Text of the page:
Pre-health biology and economics major Eddie-Joe Barry, MCAS ’22, found his take-home exam for his genetics class, which was a Word document that students had to fill out in a 24-hour period, to be difficult.
“It’s not a type of situation where you can doze off for three weeks, take a test,” he said. “You have to know what you’re talking about for that.”
The midterm did not utilize any anti-cheating software, Barry said. Even so, Barry said that it would have been difficult for students to cheat on the exam, because his professor crafted all of the questions from the course’s lectures and required readings, as opposed to generalized information that students might be able to find on Google.
Johnston said that compared to other take-home formats, like timed multiple-choice tests, essays are less vulnerable to cheating and technological issues.
“One, is I think it does help keep academic dishonesty at bay, and also, it’s not timed,” Johnston said. “I knew that there’s different students that have different technological issues depending upon where they’re coming in from, if they’re in the dorms or they’re at home, and so I wanted it to be an exam that didn’t need to be timed.”
Barry also said that the lack of a time limit on his exam served as a deterrent to academic dishonesty. Students are most inclined to cheat when pressed on time, he said.
“I don’t really suspect that people were doing that,” Barry said. “I think that would maybe come up if it was like a timed test and people were panicking, but when you have all the resources at your disposal, it’s kind of hard to like screw anything up that bad, like everyone should be able to do it on their own.”
Despite the CTE’s efforts to combat academic dishonesty, some students found some of their exams susceptible to cheating.
“Personally, I think it’s a little frustrating when they say like, I just trust you and use the honor system,” Freeman said. “I think it’s rewarding people that … don’t feel guilty cheating or looking at answers, and it’s kind of punishing people that really just want to try to take the exam.”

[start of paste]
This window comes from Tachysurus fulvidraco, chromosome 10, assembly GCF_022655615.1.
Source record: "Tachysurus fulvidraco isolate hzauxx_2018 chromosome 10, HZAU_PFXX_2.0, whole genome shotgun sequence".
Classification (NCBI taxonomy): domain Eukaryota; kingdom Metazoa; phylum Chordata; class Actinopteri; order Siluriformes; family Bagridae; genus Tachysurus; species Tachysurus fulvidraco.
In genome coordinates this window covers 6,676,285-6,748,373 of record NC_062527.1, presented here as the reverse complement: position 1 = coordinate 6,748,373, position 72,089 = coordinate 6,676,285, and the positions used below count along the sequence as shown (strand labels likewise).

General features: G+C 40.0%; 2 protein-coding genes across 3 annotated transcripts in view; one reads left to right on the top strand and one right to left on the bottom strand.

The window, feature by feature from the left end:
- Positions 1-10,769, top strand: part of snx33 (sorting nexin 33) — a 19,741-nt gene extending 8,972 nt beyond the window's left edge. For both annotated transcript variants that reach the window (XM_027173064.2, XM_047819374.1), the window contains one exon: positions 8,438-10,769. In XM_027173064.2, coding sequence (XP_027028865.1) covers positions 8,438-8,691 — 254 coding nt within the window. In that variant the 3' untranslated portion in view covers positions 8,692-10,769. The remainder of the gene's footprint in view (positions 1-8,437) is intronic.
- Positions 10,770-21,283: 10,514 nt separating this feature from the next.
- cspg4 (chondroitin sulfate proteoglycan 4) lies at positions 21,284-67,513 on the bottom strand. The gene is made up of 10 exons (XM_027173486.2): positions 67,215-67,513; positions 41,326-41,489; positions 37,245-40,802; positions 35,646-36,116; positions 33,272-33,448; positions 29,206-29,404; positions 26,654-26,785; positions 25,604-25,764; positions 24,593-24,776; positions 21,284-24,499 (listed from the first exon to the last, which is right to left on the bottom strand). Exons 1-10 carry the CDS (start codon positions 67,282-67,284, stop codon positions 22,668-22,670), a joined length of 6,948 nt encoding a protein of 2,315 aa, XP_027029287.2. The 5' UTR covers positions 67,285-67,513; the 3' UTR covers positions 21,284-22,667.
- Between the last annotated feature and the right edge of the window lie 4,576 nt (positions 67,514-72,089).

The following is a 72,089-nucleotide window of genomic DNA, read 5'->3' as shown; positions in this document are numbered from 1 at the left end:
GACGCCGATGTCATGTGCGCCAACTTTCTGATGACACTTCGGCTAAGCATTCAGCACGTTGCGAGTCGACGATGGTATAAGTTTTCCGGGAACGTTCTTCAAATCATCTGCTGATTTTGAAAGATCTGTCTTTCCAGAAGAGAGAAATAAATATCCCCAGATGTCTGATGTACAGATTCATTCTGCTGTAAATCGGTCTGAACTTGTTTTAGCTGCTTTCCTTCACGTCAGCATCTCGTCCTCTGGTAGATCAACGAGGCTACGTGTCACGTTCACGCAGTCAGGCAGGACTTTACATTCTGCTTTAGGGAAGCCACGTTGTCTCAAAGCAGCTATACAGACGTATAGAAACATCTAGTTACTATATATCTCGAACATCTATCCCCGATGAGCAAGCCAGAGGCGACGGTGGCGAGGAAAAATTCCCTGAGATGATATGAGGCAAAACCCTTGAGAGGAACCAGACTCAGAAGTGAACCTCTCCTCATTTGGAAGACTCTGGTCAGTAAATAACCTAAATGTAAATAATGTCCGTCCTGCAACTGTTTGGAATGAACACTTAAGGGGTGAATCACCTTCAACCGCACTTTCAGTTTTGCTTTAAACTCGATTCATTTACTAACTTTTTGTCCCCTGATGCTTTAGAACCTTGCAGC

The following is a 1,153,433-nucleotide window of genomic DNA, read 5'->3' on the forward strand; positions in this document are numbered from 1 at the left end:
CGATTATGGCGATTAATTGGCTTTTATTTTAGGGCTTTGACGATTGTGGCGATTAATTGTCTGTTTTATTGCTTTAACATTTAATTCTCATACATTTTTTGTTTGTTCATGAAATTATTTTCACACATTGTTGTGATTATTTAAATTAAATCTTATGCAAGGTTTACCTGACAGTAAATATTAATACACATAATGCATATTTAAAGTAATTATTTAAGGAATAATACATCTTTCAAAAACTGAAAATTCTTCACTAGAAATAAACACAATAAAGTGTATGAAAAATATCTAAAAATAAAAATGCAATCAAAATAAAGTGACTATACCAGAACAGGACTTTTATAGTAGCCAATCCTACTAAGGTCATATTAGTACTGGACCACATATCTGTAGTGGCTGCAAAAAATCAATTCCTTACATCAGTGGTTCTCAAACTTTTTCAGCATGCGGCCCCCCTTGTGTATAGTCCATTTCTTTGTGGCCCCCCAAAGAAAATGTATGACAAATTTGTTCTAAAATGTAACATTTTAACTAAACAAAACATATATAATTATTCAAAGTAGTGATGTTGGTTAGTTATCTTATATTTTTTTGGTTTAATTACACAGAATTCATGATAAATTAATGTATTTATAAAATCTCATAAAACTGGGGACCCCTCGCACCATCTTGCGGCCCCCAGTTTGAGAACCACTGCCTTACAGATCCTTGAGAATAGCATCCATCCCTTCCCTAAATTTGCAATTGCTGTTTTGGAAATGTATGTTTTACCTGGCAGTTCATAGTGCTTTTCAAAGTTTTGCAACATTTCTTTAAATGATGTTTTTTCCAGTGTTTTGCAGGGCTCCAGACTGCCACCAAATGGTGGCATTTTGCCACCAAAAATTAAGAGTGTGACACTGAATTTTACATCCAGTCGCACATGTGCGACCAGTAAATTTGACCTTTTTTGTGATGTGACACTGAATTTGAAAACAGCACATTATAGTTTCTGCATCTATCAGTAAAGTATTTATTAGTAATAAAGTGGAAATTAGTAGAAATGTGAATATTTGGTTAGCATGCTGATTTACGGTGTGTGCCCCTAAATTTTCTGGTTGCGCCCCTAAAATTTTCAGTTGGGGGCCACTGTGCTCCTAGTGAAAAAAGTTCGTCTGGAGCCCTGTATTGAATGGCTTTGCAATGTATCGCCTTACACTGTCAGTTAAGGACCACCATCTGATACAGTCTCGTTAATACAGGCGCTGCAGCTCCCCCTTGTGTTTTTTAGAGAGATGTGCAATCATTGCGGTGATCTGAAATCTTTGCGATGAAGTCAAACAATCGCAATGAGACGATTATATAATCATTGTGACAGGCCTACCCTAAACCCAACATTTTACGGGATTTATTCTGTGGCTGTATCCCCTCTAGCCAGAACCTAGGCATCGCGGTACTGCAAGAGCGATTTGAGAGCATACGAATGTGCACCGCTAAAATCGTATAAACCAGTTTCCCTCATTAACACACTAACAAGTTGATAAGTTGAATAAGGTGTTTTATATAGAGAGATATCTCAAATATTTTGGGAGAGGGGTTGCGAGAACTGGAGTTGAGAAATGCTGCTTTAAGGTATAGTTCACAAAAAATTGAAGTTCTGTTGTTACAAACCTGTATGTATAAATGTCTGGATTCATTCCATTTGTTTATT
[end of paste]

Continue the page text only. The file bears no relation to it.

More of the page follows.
Grooters acknowledged the short-term problems of academic integrity with online exam formats, but noted that students who cheat are putting themselves at a disadvantage and might encounter trouble later on in their academic careers.
“Cheating is a reality,” Grooters said. “There are people in any context who are going to find ways to kind of take shortcuts, who are going to somehow miss the point that engaging in the exam is part of the learning process, and if you don’t do that, you’re not going to learn the material.”
Freeman suggested that professors follow the CTE’s recommendations and use screen recording software in the future or just make the exam open-note so that students don’t have to worry about the possibility of their classmates cheating.
“I wish he had just recorded us or made it open note, because at end of the semester when it’s curved, if people cheated and did better on the exam, [they] are going to get better grades because we’re all kind of graded relative to each other and not just how you did,” Freeman said.
Dean of the Morrissey College of Arts and Sciences Rev. Gregory Kalscheur, S.J. said in an email to The Heights that he held trust in students’ academic integrity and expected them to treat COVID-adapted midterms no differently than a traditional, in-person exam.
“My expectation is that students will maintain high standards of academic integrity no matter what evaluation or assessment strategy a faculty member chooses to use,” Kalscheur said.
Even with raised concerns among students, though, Grooters thinks cheating does not occur more frequently now than in previous years.
“I haven’t seen evidence that the incidence of cheating is up,” Grooters said. “People are just thinking about it more because it’s a newer context.”
Featured Image by Vikrum Singh / For the Heights